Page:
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Modesto police cameras are rolling

A bewildered man in handcuffs couldn't quite figure out how police knew he had hurled an orange safety cone into the sky, landing it squarely on the hood of a pickup.

It wasn't much of an offense, but the incident late last month was the first that Modesto Police Lt. Ron Cloward tracked from new cameras that give him an omnipresent view of the city's downtown.

Officers let the man go when they determined the cone didn't dent the truck. Cloward, watching from the cameras, gave him some advice, too.

"Tell him he needs a shave," he piped in over his colleagues' radios.

Wave when you head downtown to a restaurant or a club this weekend: You're on camera.

This is the third week that the Modesto Police Department is using the monitoring system to watch the area and investigate crime reports.

The $340,000 system marks the completion of three years of work to get cameras that could help police do their jobs more efficiently downtown.

City government leaders and downtown club owners alike are looking to the cameras to reduce the $305,000 each year that the Modesto Police Department spends on overtime patrolling downtown on Thursday, Friday and Saturday nights.

"We just think it's going to make downtown safer," said Les Knoll, owner of the Copper Rhino, a 10th Street club. "It might encourage people who don't want to get caught on camera to maybe go someplace else."

Chris Ricci, general manager of the Fat Cat club on 11th street, recently got a preview of how the cameras can be used. He was impressed by the detail they could achieve, but he hasn't made up his mind on whether he thinks they're good for downtown.

"Although you feel you're being watched, they're intended to keep you safe," he said.

Hyphy event spurred support

The notorious hyphy incident on Labor Day 2006 galvanized support for the cameras. Police were overwhelmed by what they perceived as a hostile crowd that attended an event where hyphy, a style of rap music, was played.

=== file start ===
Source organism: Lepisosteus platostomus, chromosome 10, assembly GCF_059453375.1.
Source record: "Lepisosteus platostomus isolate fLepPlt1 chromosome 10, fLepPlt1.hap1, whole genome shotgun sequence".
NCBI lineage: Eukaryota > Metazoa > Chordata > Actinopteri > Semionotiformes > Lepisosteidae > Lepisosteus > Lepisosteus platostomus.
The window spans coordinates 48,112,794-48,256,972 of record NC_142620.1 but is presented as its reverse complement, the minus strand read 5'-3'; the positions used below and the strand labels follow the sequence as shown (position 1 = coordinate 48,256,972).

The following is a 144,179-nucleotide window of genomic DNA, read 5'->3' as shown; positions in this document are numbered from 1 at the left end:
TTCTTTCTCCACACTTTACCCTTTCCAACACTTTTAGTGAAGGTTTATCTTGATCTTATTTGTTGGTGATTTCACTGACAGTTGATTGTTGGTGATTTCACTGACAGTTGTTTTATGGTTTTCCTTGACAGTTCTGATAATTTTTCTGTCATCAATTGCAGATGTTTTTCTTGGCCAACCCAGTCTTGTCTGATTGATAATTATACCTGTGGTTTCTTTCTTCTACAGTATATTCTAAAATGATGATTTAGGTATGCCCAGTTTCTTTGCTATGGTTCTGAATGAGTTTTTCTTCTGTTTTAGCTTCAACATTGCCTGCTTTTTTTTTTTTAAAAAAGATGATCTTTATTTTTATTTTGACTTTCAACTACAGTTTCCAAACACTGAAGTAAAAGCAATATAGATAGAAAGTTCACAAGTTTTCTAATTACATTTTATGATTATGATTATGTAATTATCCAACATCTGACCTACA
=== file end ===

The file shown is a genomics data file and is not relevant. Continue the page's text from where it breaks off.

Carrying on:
Some who were there said police overreacted by calling in reinforcements to break up the crowd; others said the crowds were unruly and police were in a dangerous position.

No one had a reliable video to settle the debate.

"When something does happen, we'll be able to sort out what does happen so there won't always be that he-said-she-said sort of thing," Knoll said.

That premise appeals to Wendy Byrd, president of the Modesto/Stanislaus chapter of the National Association for the Advancement of Colored People. Her organization has been critical of Modesto police officers using force to arrest suspects.

"The cameras are an excellent idea," she said. "I think you'll get more reliable information off of video recordings than you would off of personal statements."

Cloward modeled the Modesto system off of one he observed in Long Beach. Modesto City Council members Kristin Olsen and Will O'Bryant have pushed for the system since they visited municipal monitoring programs in Ripon and Stockton in 2006.

Cloward already wants to expand the system. He's looking for grants that could yield funding for a camera at the Ninth Street bus station. Other businesses could raise money to put cameras at key intersections near their properties.

"I'm really hoping to just see this grow," he said.

Privacy training for officers

Officers who likely will use the cameras have been trained on how not to violate someone's expectation of privacy while monitoring downtown.

For example, officers should not use the cameras to look inside private windows. People standing outside a club, however, wouldn't have that same expectation of privacy because they'd be on a public street.

Officers using the cameras must log on to the system with personal access codes. That's one way the Police Department will be able to tell if the cameras are misused.

"If you're violating someone's rights, it's all going to be on camera," Cloward said.

Officers are stationed watching live footage from the cameras during the peak hours of the downtown club scene on weekend nights. Otherwise, the cameras record footage that can be archived for 30 days.

Cloward this week was watching archived footage of men walking around a 12th Street parking lot where two cars had been burglarized. He'd like to make a couple arrests from evidence gathered on the cameras to demonstrate how they'll be used.

"It's not going to take long for the word to get out and the 10 percent that causes trouble might stay away, or start to mind their p's and q's," he said.

Bee staff writer Adam Ashton can be reached at or 578-2366.